VATICAN CITY (Reuters) - U.S. Secretary of State John Kerry on Tuesday asked the Vatican to help win the release of an American contractor who has been in jail in Cuba since 2009.
Kerry, the first Catholic U.S. secretary of state in more than 30 years, stopped at the Vatican on his way to Kuwait to hold talks with Pope Francis' top aide, Secretary of State Archbishop Pietro Parolin.
The talks mostly centred on the Middle East and efforts to bring an end to the Syrian civil war ahead of a peace conference in Geneva later this month.
"We talked also about Cuba and the need for respect for freedom of religion and freedom of, and respect for, human rights," Kerry told reporters after the meeting.
"I raised the issue of Alan Gross and his captivity, and we hope very much that there might be able to be assistance with respect to that issue," he said.
Gross was sentenced to 15 years in prison for installing Internet networks for Cuban Jews in a U.S. programme Cuba considers subversive.
His arrest in late 2009 and sentencing in March 2011 stalled a brief period of detente in U.S.-Cuba relations after President Barack Obama took office and quickly loosened restrictions on travel and remittances to the island for Cuban Americans with relatives in Communist-run Cuba.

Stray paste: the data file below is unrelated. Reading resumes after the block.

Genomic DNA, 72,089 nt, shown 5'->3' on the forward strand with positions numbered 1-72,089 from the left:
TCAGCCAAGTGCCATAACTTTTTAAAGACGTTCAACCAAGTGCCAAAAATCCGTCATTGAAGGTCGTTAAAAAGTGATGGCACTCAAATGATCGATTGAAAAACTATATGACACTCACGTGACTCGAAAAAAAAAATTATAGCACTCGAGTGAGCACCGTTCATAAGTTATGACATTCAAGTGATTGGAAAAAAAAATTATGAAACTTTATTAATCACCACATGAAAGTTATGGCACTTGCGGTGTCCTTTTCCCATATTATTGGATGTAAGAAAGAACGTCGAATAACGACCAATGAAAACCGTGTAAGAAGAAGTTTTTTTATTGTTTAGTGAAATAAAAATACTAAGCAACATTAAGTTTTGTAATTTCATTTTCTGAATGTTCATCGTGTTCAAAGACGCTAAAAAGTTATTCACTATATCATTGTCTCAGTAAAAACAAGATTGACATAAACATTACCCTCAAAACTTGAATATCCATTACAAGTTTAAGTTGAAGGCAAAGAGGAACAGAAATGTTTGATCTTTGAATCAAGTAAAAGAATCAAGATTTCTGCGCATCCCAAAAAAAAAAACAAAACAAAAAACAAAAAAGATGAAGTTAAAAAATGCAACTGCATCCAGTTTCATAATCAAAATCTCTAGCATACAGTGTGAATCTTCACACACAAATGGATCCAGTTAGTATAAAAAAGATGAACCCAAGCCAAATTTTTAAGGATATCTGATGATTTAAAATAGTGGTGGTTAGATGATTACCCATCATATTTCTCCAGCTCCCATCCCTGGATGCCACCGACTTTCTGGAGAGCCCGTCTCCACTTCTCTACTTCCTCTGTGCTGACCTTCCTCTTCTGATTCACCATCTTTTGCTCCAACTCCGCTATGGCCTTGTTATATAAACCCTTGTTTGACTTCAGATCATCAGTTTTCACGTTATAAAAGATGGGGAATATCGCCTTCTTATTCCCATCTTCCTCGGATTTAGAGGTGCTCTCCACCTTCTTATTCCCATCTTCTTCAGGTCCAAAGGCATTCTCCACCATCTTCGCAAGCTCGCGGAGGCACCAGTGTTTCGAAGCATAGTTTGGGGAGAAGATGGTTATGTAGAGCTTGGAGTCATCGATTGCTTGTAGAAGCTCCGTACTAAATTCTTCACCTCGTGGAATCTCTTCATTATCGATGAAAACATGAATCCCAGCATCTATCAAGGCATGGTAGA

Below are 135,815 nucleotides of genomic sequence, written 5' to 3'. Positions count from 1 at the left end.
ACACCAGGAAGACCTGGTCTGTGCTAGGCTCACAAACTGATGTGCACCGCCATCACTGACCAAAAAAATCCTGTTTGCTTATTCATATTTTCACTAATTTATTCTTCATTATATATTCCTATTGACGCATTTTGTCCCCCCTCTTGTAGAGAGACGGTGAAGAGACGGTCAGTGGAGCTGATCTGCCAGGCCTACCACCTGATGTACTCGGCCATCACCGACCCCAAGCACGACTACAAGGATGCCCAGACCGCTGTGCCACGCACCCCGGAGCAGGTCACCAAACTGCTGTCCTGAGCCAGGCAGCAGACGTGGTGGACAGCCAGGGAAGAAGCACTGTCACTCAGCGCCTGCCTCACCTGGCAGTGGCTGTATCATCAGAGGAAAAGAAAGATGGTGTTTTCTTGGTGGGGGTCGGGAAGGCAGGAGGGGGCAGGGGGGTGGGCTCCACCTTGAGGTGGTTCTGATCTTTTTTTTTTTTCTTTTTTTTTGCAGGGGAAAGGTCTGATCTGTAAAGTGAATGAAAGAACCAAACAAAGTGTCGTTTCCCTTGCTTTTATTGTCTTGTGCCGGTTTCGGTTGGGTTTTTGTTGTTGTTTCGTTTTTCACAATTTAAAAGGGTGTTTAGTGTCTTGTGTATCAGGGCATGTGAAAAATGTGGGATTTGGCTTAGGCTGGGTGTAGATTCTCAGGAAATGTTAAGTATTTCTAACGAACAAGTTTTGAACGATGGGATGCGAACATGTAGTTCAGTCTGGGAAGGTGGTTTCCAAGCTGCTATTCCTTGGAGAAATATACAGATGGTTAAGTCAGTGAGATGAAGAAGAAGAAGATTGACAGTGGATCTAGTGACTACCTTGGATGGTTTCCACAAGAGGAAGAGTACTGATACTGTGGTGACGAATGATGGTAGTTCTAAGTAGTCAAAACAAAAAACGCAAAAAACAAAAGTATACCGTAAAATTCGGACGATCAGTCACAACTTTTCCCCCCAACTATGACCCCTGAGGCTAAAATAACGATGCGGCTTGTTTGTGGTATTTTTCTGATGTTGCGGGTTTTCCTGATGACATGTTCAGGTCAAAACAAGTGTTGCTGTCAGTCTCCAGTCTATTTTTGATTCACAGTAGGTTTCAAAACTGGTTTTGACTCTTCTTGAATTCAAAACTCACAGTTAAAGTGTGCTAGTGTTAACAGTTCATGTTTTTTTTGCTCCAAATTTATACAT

The Vatican has relatively good diplomatic relations with Cuba. Former Pope Benedict and the late Pope John Paul both made major visits there.
The position held by Parolin, who will be elevated to the rank of cardinal next month, is the second most senior in the Vatican hierarchy after the pope and its holder is sometimes called the "deputy pope".
"We talked at great length on Syria. I was particularly appreciative for the archbishop's raising the issue and equally grateful for the Holy Father's comments ... yesterday regarding his support for the Geneva 2 process," Kerry told reporters.
Pope Francis called for renewed political will to end the conflict in Syria in an address to diplomats at the Vatican on Monday and said he hoped the Geneva 2 conference due on January 22 under U.N. auspices would be the start of a peace process.
Kerry said he briefed Parolin on the broader Middle East process between Israel and Palestinians.
"Obviously, there are issues of enormous concern to the Holy See, not just about peace, but also about the freedom of access for religious worship in Jerusalem for all religions, and appropriate resolution with respect to Jerusalem that respects that," Kerry said.
Israel captured East Jerusalem in the 1967 Middle East war and declared all of Jerusalem its "united and eternal capital" in 1980 in a move that has not won international recognition. Palestinians want East Jerusalem to be the capital of a state they seek to establish in the West Bank and Gaza Strip.
The Vatican wants any peace settlement to guarantee free access to all religious sites in the city, which is sacred to all Christianity, Islam and Judaism.
Kerry is the first Catholic U.S. Secretary of State since Edmund Muskie in the early 1980s and said the visit was very moving for him.
"On a personal level, it was a thrill for me ... as an altar boy, as a young kid, I would never have imagined that I would have been crossing the threshold of the Vatican to meet, as Secretary of State, with the Secretary of State of the Holy See," he said.